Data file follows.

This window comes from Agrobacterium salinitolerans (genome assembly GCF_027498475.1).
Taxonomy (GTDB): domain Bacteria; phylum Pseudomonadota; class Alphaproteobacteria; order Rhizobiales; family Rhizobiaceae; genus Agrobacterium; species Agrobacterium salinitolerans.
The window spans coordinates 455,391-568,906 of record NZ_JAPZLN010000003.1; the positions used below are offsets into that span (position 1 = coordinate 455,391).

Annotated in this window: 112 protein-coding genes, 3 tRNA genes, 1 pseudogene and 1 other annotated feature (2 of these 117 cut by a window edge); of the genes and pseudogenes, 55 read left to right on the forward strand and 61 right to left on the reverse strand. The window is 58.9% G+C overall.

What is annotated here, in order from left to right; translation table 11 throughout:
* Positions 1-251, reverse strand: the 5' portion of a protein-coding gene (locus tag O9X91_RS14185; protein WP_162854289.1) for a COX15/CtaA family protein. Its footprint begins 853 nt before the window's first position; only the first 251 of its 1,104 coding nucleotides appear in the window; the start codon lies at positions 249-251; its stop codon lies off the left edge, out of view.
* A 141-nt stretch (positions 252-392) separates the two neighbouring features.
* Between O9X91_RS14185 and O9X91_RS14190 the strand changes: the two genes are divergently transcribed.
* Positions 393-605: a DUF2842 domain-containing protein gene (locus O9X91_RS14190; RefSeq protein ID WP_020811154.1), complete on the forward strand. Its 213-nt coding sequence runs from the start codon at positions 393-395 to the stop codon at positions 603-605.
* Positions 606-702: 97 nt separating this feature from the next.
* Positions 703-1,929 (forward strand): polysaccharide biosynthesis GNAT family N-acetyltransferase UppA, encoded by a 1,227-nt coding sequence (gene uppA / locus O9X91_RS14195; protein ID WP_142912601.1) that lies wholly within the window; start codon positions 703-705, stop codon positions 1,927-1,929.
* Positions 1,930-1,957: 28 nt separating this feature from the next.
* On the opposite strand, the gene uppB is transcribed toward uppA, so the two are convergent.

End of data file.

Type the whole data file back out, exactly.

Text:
This window comes from Agrobacterium salinitolerans (genome assembly GCF_027498475.1).
Taxonomy (GTDB): domain Bacteria; phylum Pseudomonadota; class Alphaproteobacteria; order Rhizobiales; family Rhizobiaceae; genus Agrobacterium; species Agrobacterium salinitolerans.
The window spans coordinates 455,391-568,906 of record NZ_JAPZLN010000003.1; the positions used below are offsets into that span (position 1 = coordinate 455,391).

Annotated in this window: 112 protein-coding genes, 3 tRNA genes, 1 pseudogene and 1 other annotated feature (2 of these 117 cut by a window edge); of the genes and pseudogenes, 55 read left to right on the forward strand and 61 right to left on the reverse strand. The window is 58.9% G+C overall.

What is annotated here, in order from left to right; translation table 11 throughout:
* Positions 1-251, reverse strand: the 5' portion of a protein-coding gene (locus tag O9X91_RS14185; protein WP_162854289.1) for a COX15/CtaA family protein. Its footprint begins 853 nt before the window's first position; only the first 251 of its 1,104 coding nucleotides appear in the window; the start codon lies at positions 249-251; its stop codon lies off the left edge, out of view.
* A 141-nt stretch (positions 252-392) separates the two neighbouring features.
* Between O9X91_RS14185 and O9X91_RS14190 the strand changes: the two genes are divergently transcribed.
* Positions 393-605: a DUF2842 domain-containing protein gene (locus O9X91_RS14190; RefSeq protein ID WP_020811154.1), complete on the forward strand. Its 213-nt coding sequence runs from the start codon at positions 393-395 to the stop codon at positions 603-605.
* Positions 606-702: 97 nt separating this feature from the next.
* Positions 703-1,929 (forward strand): polysaccharide biosynthesis GNAT family N-acetyltransferase UppA, encoded by a 1,227-nt coding sequence (gene uppA / locus O9X91_RS14195; protein ID WP_142912601.1) that lies wholly within the window; start codon positions 703-705, stop codon positions 1,927-1,929.
* Positions 1,930-1,957: 28 nt separating this feature from the next.
* On the opposite strand, the gene uppB is transcribed toward uppA, so the two are convergent.